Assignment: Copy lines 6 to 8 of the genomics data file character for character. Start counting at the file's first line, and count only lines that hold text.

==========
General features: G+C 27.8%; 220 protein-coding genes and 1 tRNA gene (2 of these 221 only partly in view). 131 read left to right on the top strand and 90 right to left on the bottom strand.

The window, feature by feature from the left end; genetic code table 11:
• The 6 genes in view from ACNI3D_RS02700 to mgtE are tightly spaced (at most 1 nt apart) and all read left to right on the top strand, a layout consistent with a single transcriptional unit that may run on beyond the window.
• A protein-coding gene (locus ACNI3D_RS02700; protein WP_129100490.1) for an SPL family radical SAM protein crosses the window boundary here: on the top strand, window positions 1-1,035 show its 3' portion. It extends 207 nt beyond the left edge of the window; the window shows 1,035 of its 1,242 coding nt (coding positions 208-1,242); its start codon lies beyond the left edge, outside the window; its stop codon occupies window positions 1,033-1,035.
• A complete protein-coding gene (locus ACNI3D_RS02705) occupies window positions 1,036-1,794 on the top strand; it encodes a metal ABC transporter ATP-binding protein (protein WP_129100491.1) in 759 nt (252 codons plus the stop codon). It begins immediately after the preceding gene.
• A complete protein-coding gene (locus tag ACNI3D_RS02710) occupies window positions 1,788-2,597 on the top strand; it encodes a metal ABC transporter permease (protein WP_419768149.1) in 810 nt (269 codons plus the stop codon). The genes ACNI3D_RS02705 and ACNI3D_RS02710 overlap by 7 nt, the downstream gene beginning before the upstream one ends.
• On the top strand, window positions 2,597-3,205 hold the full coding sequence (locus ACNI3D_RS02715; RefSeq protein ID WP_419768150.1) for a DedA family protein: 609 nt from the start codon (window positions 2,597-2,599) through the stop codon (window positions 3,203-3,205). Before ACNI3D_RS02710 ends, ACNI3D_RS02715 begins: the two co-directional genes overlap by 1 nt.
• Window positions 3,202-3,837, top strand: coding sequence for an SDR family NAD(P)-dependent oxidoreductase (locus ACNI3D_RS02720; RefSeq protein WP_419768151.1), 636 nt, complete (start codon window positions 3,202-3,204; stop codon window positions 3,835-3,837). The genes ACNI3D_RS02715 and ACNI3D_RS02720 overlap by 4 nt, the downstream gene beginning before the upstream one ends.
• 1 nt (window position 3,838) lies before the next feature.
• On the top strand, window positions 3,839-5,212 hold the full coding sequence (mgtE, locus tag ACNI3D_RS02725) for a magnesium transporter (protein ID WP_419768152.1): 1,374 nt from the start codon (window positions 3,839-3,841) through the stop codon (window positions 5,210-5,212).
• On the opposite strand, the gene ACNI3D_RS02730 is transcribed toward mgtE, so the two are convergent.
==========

• A complete protein-coding gene (locus tag ACNI3D_RS02710) occupies window positions 1,788-2,597 on the top strand; it encodes a metal ABC transporter permease (protein WP_419768149.1) in 810 nt (269 codons plus the stop codon). The genes ACNI3D_RS02705 and ACNI3D_RS02710 overlap by 7 nt, the downstream gene beginning before the upstream one ends.
• On the top strand, window positions 2,597-3,205 hold the full coding sequence (locus ACNI3D_RS02715; RefSeq protein ID WP_419768150.1) for a DedA family protein: 609 nt from the start codon (window positions 2,597-2,599) through the stop codon (window positions 3,203-3,205). Before ACNI3D_RS02710 ends, ACNI3D_RS02715 begins: the two co-directional genes overlap by 1 nt.
• Window positions 3,202-3,837, top strand: coding sequence for an SDR family NAD(P)-dependent oxidoreductase (locus ACNI3D_RS02720; RefSeq protein WP_419768151.1), 636 nt, complete (start codon window positions 3,202-3,204; stop codon window positions 3,835-3,837). The genes ACNI3D_RS02715 and ACNI3D_RS02720 overlap by 4 nt, the downstream gene beginning before the upstream one ends.